Peterson Ridge Rumble returns to live action
Last updated 4/20/2021 at Noon
All runners agree that doing a race virtually is no comparison to the real thing. The participants in the 19th Annual Peterson Ridge Rumble, held Sunday, April 11, couldn’t have been happier to be back on the trail after the event was derailed last year due to the pandemic.
Race Director Sean Meissner said, “The Peterson Ridge Rumble was a huge success! There were a lot of COVID protocols that had to be met and all of the participants and volunteers graciously complied.”
Runners started in smaller waves this year in order to keep distancing more manageable, according to Meissner, and finishers spread out further than normal after the race, according to Meissner.
While the total number of runners was down by about 150 from pre-pandemic years, Meissner felt grateful to have the event take place at all.
“People love coming to Sisters for this race and despite having to make changes (such as cutting the 40-mile course down to 36 miles) we had a great day with perfect weather,” he said.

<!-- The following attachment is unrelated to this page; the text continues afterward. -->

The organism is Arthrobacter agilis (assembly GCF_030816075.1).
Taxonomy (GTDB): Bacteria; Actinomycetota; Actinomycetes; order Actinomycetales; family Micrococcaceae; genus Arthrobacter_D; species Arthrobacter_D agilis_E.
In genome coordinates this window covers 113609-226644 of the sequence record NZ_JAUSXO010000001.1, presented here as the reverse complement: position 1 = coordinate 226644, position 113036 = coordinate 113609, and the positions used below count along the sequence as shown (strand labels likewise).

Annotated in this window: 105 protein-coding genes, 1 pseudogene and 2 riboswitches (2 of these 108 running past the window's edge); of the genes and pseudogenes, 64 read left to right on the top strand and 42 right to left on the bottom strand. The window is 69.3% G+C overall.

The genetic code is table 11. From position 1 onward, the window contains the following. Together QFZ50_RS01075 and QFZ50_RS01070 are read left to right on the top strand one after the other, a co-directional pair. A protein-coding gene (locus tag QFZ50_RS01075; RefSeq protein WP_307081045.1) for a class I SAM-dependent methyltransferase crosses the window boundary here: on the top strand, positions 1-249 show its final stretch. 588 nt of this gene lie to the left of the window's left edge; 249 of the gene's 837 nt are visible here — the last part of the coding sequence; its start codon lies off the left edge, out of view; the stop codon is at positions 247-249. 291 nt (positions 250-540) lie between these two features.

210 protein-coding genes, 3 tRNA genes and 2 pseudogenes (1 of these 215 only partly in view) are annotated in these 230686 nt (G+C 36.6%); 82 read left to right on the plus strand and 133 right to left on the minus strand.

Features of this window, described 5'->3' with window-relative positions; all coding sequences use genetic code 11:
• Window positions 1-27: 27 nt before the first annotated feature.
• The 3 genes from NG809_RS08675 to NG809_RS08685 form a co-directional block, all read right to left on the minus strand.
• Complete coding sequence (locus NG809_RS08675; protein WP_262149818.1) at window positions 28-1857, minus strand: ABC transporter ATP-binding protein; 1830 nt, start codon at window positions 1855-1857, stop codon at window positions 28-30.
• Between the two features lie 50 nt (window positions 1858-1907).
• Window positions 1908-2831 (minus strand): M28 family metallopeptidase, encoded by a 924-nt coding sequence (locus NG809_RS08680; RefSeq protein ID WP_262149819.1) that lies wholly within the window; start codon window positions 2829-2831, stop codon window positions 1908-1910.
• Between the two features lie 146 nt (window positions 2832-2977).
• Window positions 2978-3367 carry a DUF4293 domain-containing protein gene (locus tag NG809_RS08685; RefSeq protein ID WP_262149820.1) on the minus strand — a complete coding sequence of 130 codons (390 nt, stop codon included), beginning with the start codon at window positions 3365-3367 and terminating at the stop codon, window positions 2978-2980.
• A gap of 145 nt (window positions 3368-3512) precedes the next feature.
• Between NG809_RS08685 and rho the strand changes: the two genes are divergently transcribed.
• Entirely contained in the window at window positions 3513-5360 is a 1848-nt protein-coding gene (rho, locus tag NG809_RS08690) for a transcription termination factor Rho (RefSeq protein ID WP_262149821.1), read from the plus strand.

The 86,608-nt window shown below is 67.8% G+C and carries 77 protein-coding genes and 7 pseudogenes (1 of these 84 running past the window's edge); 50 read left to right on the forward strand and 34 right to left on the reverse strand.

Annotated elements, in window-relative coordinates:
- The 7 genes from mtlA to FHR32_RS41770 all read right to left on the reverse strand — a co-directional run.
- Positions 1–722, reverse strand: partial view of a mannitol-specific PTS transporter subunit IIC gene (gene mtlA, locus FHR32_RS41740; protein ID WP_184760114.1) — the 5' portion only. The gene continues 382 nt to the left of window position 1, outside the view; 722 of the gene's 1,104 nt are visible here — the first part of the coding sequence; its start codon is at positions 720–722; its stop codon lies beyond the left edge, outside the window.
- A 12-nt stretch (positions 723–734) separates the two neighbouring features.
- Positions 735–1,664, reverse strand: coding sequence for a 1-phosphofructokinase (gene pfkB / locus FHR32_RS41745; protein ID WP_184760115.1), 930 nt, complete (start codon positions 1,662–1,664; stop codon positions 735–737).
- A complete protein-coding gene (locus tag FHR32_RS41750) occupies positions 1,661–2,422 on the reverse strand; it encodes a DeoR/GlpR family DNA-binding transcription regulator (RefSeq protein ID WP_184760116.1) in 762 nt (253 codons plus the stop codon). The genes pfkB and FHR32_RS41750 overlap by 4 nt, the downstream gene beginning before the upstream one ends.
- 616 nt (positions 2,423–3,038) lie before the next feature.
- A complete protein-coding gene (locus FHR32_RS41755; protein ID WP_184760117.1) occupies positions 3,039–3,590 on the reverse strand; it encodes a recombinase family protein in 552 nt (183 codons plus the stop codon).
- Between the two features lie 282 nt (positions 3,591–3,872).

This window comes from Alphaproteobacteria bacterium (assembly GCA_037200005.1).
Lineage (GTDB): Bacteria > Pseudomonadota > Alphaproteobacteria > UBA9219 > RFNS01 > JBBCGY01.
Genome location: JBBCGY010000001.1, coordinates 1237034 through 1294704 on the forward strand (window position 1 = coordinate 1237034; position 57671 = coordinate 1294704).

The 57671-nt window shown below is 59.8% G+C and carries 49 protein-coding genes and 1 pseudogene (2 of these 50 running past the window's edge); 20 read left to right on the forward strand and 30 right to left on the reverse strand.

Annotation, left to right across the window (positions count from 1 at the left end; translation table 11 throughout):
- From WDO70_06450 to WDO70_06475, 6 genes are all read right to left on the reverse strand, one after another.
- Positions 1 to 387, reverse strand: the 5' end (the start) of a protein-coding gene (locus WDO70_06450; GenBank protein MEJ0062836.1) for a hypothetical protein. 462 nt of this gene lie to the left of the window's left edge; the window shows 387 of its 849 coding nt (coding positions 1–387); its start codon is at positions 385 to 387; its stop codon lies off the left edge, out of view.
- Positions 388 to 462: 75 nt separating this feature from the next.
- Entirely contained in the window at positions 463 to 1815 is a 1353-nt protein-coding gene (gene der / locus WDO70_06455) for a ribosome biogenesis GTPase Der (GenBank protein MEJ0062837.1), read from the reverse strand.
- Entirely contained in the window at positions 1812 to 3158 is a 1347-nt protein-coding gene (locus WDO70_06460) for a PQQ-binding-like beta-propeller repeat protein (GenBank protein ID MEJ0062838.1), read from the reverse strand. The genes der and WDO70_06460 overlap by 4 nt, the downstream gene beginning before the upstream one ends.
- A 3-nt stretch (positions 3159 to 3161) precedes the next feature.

Colton Gale of Bend won the 20-mile race in a close finish in a time of 2:06:14 over Alastair Thurlbeck of Corvallis, who finished second in 2:07:36.
Daniella Morena of Mammoth Lakes, California, blew away the women’s field in the 20-mile course by over 20 minutes, with a time of 2:14:40, finishing sixth overall.
In the 36-mile race, Brett Hornig of Ashland took top honors in 3:55:38, while Keely Henninger of Portland finished fifth overall and first among women in 4:13:08.
Local finishers included Tim Roth (2:56:02), Jonathan Kelly (2:58:17), Ramon Alonso (3:20:49), and Gene Trahern (3:59:52).
Trahern has run the Rumble every year since its inception.
Meissner said a record number of dogs, 40, took part in the 20-mile race with their human partners and two canines actually did the entire 36 miler.
Finishers feasted on burritos from Longboard Louie’s of Bend and treats from Sisters Bakery. Dogs munched on pig ears following the race. All human finishers received a pair of commemorative running socks.
Proceeds from the race largely go to the Sisters Schools cross-country programs, which provided many of the volunteers at aid stations, road crossings, the finish line, and clean-up.
“Even though we had to keep things more low-key and follow protocols, looking around I could see people were still really glad to be here and I can’t wait until next year,” said Meissner.